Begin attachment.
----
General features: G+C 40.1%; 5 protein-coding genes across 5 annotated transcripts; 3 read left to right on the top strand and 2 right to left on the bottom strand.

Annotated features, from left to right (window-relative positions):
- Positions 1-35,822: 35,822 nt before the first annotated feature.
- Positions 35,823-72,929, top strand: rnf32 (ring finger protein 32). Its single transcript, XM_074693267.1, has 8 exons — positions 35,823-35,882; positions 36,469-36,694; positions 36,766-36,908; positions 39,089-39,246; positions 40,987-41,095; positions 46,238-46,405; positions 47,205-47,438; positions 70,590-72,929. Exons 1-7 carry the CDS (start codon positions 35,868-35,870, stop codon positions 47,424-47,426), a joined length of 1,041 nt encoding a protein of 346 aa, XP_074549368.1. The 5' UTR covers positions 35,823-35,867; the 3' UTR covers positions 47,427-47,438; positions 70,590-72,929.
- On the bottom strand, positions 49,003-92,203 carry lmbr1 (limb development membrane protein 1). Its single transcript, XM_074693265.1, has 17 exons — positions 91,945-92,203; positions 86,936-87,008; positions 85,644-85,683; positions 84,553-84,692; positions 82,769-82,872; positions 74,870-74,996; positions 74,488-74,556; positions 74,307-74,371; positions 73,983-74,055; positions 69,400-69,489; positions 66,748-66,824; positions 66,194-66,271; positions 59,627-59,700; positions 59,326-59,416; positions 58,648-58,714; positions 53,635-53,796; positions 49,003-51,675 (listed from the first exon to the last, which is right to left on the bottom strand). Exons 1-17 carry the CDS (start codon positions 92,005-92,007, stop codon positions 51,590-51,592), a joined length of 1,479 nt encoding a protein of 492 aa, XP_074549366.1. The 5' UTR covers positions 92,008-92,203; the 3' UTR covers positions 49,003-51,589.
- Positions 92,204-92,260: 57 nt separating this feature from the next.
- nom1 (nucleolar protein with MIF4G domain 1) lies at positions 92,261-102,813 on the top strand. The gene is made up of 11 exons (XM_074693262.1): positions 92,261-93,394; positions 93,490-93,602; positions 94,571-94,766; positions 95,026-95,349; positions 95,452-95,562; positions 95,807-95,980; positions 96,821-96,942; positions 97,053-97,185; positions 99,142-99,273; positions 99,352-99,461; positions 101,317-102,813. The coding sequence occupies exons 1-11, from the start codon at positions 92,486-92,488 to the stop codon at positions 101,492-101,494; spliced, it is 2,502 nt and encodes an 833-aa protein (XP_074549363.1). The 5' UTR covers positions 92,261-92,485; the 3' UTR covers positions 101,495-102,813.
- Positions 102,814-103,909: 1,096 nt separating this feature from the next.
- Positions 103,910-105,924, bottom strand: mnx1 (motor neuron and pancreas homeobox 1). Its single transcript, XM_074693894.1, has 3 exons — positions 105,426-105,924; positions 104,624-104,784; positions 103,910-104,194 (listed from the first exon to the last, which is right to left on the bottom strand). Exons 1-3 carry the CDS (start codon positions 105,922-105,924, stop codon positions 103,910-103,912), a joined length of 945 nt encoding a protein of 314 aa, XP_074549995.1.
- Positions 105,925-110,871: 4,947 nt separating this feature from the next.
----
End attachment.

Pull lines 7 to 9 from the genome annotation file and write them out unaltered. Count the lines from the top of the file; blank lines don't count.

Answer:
- nom1 (nucleolar protein with MIF4G domain 1) lies at positions 92,261-102,813 on the top strand. The gene is made up of 11 exons (XM_074693262.1): positions 92,261-93,394; positions 93,490-93,602; positions 94,571-94,766; positions 95,026-95,349; positions 95,452-95,562; positions 95,807-95,980; positions 96,821-96,942; positions 97,053-97,185; positions 99,142-99,273; positions 99,352-99,461; positions 101,317-102,813. The coding sequence occupies exons 1-11, from the start codon at positions 92,486-92,488 to the stop codon at positions 101,492-101,494; spliced, it is 2,502 nt and encodes an 833-aa protein (XP_074549363.1). The 5' UTR covers positions 92,261-92,485; the 3' UTR covers positions 101,495-102,813.
- Positions 102,814-103,909: 1,096 nt separating this feature from the next.
- Positions 103,910-105,924, bottom strand: mnx1 (motor neuron and pancreas homeobox 1). Its single transcript, XM_074693894.1, has 3 exons — positions 105,426-105,924; positions 104,624-104,784; positions 103,910-104,194 (listed from the first exon to the last, which is right to left on the bottom strand). Exons 1-3 carry the CDS (start codon positions 105,922-105,924, stop codon positions 103,910-103,912), a joined length of 945 nt encoding a protein of 314 aa, XP_074549995.1.